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Related to Neo4j 1.9.3 HA clustering, our team had a few different interpretations on how master node(s) behave if a HA cluster 'splits' due to a network problem. We're trying to understand the impact on master nodes as well as the branched database that occurs if/when the master cannot deliver updates to the slaves.

Given a 5 node deployment, where a network failure splits things into two groups/sub-clusters:

  • Group[A] consists of 2 nodes
  • Group[B] consists of 3 nodes

Each member of a given group can communicate with each other, but [A] cannot communicate with [B]. Prior to the split, the original master node (of the 5-node cluster) lived within the new [A] or [B] groups.

Questions:

If the original master node lived within [A] (i.e. in a minority non-quorum group of cluster nodes), will it write lock its database (knowing that it is a branch at this point) until it can rejoin the entire cluster at which time it will honor the newly elected master from [B] (which was able to elect a new master because it had quorum)?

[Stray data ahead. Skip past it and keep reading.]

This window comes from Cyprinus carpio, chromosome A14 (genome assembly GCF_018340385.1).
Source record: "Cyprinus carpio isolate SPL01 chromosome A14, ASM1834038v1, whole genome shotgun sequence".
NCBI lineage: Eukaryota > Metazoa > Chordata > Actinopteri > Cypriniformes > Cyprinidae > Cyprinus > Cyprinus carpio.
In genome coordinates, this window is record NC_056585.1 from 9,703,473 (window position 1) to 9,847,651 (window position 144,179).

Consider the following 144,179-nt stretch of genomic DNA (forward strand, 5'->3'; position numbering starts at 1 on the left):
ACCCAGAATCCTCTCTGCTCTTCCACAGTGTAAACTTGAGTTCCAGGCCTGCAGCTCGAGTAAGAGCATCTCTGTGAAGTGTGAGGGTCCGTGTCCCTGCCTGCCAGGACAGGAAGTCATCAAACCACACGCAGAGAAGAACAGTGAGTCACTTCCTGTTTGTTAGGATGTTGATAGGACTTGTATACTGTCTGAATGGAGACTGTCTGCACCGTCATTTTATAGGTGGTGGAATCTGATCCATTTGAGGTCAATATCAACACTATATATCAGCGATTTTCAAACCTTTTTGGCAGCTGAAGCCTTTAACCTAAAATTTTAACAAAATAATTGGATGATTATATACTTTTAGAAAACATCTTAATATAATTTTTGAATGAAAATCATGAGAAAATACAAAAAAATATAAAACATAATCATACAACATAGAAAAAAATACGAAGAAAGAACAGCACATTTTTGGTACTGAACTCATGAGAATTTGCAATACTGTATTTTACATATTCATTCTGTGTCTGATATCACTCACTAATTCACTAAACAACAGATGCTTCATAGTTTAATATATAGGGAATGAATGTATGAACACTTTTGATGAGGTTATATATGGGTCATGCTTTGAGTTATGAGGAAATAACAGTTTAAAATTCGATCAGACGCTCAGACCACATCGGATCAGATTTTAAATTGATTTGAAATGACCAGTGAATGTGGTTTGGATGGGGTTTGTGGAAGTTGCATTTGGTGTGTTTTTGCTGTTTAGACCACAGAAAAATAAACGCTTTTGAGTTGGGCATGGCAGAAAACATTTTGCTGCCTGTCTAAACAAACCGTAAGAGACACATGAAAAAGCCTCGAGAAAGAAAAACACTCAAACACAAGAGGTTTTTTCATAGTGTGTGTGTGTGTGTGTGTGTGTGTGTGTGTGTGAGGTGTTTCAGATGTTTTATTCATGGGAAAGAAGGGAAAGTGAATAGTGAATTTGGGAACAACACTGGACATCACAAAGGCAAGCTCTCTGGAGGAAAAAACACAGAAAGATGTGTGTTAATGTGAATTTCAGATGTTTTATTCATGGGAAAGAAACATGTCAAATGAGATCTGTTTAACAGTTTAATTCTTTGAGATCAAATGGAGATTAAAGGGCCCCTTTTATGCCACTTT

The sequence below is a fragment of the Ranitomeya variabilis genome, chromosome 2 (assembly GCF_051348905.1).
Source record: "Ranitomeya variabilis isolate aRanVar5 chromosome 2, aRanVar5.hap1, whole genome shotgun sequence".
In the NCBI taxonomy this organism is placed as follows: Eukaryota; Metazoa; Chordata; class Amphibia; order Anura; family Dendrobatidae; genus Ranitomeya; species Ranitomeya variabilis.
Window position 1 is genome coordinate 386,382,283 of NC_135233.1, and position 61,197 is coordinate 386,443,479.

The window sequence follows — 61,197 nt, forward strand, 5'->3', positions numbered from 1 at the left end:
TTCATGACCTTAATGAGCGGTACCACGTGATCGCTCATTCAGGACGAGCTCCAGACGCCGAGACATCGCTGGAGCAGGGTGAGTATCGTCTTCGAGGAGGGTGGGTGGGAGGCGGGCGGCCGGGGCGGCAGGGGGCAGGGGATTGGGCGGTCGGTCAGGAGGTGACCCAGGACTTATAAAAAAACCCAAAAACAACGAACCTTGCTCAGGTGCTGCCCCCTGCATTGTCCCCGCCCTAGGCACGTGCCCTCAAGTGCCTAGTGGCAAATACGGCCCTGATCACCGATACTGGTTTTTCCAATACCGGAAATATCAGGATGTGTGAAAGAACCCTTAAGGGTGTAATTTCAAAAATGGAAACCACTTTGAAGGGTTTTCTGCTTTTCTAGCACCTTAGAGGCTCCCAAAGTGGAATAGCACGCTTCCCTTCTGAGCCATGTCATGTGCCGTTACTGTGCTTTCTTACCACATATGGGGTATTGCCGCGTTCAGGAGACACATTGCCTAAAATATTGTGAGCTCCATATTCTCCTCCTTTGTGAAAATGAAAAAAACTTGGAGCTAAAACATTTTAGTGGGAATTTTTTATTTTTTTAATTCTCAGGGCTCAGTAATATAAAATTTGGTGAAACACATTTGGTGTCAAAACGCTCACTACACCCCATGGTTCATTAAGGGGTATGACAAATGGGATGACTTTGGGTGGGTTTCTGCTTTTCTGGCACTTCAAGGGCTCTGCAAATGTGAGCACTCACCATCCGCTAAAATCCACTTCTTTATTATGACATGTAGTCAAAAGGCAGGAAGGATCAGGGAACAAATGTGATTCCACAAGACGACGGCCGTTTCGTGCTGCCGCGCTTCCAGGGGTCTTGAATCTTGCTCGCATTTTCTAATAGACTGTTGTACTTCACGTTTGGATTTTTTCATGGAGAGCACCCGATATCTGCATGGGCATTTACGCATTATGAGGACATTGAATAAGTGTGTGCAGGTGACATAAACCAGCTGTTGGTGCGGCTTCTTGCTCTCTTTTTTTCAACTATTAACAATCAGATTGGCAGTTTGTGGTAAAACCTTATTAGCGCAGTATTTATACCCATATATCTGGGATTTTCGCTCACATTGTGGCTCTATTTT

If the original master node lived within [B] (i.e. in a majority quorum group of cluster nodes), will it continue to allow write’s to its database, while [A] will be writelocked because it will not have a master? Or is a master elected in [A] even if it doesn’t have a quorum for the whole cluster?

Any help is much appreciated!

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up vote 2 down vote accepted

There will always be only one master in a Neo4j cluster. Since the cluster is aware of the number of members a master election requires to have a quorum of more than the half. In case of a split in the way you've described the following will happen:

  • original master lived in minority partition A: master will degrade to slave and serve only read requests but won't accept writes. Partition B has a quorum and will elect a new master. When partitioning is resolved the former master will continue to work as slave.

  • original master lived in majority partition B: master continues to be master and propagates transactions to other members of B. When partitioning is resolved the former members of A will catch up missing transactions.

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